McFarland Clinic

VIDEO: Cancer - What to Know

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July 16, 2019

There are more than 100 kinds of cancer. While it’s impossible to screen for or prevent all of them, there are many that we can. Dr. Angela Olerich of McFarland Clinic Webster City Family Medicine explains what cancer is, how to screen for it, and how to reduce your risk for it.

What is Cancer?

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Cancer is a broad term given to many related diseases. One thing they all have in common is uncontrolled or unregulated cell growth. Typically our body controls specific cell growth to maintain proper function and keep different systems separated. When certain cells divide uncontrollably and potentially invade surrounding tissues, this is called a cancer. Some grow fast, and some grow slow. It can also spread through the bloodstream or lymphatic system, not just to the surrounding tissues.

Cancer Screenings

Cancer in general is very difficult to predict, but there are many that we can screen for and help to prevent. Talk to your primary care provider at a yearly physical to discuss your personalized routine screening recommendations.

Cervical Cancer Screening

For women, screening for cervical cancer through pap tests starting at age 21 can catch precancerous lesions before they become cancer. If your exams are normal, these screenings can now be done every three or five years depending on age and risk factors. Talk to your doctor to know how often you should have this done.

Colon Cancer Screening

In both men and women, colon cancer screening is routinely recommended starting at age 50 with a colonoscopy. If we can find and remove precancerous lesions, we can help prevent or reduce your risk of colon cancer. You may need a colonscopy before age 50 if you have a family history or other risk factors. Talk with your doctor for more information on timing for you. 

Breast Cancer Screening

Mammograms are one way of screening for breast cancer. These should be done at least every two years starting at age 50, and in many people starting at age 40 depending on risk factors and family history. We also recommend self-exams at home.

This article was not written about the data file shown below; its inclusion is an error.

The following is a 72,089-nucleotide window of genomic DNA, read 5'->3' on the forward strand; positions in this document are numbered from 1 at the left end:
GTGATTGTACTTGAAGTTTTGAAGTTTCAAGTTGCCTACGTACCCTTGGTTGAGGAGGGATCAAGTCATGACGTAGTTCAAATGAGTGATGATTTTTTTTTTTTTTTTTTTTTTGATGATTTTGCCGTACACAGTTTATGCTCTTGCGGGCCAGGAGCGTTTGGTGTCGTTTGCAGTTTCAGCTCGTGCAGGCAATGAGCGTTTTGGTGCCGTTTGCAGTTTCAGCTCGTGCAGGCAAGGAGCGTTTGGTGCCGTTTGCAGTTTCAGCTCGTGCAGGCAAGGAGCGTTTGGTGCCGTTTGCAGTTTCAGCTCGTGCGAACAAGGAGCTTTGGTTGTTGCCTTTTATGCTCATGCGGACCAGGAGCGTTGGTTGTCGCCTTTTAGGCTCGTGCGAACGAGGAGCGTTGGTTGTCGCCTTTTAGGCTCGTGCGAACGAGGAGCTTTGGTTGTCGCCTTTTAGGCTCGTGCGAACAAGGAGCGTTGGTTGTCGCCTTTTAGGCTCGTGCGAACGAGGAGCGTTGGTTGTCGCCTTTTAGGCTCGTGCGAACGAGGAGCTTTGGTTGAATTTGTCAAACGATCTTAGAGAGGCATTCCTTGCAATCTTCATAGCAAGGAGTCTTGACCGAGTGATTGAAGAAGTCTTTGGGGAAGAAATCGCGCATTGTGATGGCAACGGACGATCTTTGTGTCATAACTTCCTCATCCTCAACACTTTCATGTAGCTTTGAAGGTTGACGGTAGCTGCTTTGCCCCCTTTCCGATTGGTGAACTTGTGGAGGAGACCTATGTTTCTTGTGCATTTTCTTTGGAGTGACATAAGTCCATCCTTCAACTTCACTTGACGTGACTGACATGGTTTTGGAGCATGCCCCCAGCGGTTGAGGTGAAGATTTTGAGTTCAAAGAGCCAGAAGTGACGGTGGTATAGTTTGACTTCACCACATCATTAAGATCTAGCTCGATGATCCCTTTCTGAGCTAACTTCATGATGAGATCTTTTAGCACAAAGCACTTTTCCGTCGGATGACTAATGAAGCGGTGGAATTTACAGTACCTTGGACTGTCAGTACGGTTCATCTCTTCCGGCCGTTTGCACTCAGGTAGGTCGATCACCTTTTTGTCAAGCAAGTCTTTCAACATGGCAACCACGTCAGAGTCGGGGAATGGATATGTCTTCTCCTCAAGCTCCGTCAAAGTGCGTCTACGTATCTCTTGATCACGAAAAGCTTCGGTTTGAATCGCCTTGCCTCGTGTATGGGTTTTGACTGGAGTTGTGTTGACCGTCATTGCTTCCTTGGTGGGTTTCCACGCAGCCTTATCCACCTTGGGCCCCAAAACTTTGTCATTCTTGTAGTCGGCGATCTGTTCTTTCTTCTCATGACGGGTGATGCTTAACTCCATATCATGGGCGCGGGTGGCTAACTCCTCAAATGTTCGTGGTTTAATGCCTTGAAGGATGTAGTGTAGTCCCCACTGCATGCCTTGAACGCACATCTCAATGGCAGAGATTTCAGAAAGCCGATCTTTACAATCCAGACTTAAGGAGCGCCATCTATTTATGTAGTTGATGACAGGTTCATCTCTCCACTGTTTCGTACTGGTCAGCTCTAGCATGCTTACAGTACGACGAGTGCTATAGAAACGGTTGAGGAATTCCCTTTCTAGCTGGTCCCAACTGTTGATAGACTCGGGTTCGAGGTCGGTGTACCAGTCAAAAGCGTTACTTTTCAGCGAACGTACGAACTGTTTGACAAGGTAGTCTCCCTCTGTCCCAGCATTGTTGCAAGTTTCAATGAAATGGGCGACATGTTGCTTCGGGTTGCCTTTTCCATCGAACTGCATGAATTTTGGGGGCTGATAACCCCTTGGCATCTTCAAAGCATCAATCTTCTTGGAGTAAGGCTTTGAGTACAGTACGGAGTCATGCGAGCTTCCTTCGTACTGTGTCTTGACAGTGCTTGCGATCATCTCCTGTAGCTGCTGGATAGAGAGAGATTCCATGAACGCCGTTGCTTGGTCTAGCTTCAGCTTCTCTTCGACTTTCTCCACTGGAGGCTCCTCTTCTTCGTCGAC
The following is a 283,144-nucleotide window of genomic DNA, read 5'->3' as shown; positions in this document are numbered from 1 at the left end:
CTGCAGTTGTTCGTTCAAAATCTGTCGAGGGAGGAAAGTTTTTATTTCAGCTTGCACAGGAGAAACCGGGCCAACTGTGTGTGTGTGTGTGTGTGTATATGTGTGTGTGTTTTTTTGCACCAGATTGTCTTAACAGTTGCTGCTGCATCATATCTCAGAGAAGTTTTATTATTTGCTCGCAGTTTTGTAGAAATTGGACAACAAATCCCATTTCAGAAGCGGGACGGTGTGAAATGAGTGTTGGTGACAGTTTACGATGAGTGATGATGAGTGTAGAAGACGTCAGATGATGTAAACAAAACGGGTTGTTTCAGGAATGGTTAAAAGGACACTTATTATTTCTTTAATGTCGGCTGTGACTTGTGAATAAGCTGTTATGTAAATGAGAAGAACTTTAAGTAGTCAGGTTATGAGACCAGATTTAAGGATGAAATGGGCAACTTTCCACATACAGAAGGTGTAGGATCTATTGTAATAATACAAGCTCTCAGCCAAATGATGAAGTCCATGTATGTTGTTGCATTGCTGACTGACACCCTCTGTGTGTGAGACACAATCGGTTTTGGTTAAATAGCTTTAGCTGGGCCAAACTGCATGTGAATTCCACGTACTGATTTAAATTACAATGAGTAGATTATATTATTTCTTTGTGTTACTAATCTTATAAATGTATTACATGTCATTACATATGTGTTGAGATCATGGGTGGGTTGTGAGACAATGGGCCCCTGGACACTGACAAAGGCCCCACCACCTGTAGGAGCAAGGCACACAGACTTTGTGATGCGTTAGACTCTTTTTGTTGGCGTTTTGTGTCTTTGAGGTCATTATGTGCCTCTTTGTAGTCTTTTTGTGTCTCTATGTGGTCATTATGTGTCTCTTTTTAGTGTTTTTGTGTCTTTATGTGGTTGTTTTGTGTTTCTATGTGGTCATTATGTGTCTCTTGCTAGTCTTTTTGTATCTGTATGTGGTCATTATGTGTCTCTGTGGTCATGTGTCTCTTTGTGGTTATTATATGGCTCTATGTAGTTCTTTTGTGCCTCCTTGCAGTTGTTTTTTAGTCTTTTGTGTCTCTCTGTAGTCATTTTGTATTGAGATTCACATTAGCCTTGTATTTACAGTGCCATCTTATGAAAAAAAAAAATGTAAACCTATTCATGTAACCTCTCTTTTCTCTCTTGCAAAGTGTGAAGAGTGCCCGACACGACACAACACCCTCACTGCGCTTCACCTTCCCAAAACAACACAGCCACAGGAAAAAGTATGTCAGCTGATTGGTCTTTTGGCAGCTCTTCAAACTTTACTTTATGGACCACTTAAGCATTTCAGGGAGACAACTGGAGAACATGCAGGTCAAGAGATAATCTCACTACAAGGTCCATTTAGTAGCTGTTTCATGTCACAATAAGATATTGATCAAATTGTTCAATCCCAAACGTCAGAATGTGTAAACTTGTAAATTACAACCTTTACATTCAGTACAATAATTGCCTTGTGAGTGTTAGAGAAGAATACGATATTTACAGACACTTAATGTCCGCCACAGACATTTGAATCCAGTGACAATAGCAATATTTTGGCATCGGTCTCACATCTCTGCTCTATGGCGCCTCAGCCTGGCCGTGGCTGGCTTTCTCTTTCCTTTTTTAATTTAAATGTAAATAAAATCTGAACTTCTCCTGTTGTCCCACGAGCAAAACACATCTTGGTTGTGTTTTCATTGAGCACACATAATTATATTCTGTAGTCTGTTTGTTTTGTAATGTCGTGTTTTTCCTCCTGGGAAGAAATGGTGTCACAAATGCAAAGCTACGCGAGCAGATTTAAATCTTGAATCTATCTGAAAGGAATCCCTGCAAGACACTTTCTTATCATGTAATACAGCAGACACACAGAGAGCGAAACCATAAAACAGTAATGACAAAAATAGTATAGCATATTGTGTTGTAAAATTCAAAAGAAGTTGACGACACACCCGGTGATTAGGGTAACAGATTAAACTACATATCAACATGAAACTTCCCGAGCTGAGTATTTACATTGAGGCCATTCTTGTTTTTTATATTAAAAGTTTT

Hepatitis C Screening

An additional screening for some is to get tested for hepatitis C. Hepatitis is inflammation of the liver, which is most often caused by a virus. In the United States, the most common type of viral hepatitis is Hepatitis C. Over time chronic Hepatitis C can lead to serious liver problems including liver damage, cirrhosis, liver failure, or liver cancer. The CDC recommends that anyone who was born between 1945 and 1965 get tested for Hepatitis C once.

Cancer Prevention

Nothing can guarantee cancer prevention, but there are things you can do to help reduce your risk.

Avoid Tobacco Use

Lung cancer is the leading cause of cancer death, and cigarette smoking causes almost all cases of this cancer. Compared to nonsmokers, current smokers are about 25 times more likely to die from lung cancer. Smoking causes about 80 to 90 percent of lung cancer deaths. It also causes 15 other types of cancers. Yearly low dose CT lung cancer screening is now recommended in people aged 55 to 80 years who have a 30 pack-year smoking history and who currently smoke or have quit within the past 15 years.

Protect Your Skin

Skin cancer is the most common kind of cancer in the United States. Exposure to ultraviolet rays from the sun and tanning beds appears to be the most impactful environmental factor involved with developing skin cancer. To help prevent skin cancer while still having fun outdoors, protect yourself by seeking shade, applying sunscreen, and wearing sun-protective clothing, a hat, and sunglasses.

Maintain a Healthy Weight

Research has shown that being overweight raises a person’s risk of getting some cancers, including endometrial or uterine cancer, breast cancer in postmenopausal women, and colorectal cancers. Eat plenty of healthy fruits and vegetables to increase fiber in your diet, and stay active.

Vaccines that Reduce Your Risk

HPV vaccines can also help prevent cancers caused by the human papilloma virus, like cervical cancer in women, and multiple other cancers in men as well. Also, Hepatitis B vaccines can reduce the risk of liver cancer.

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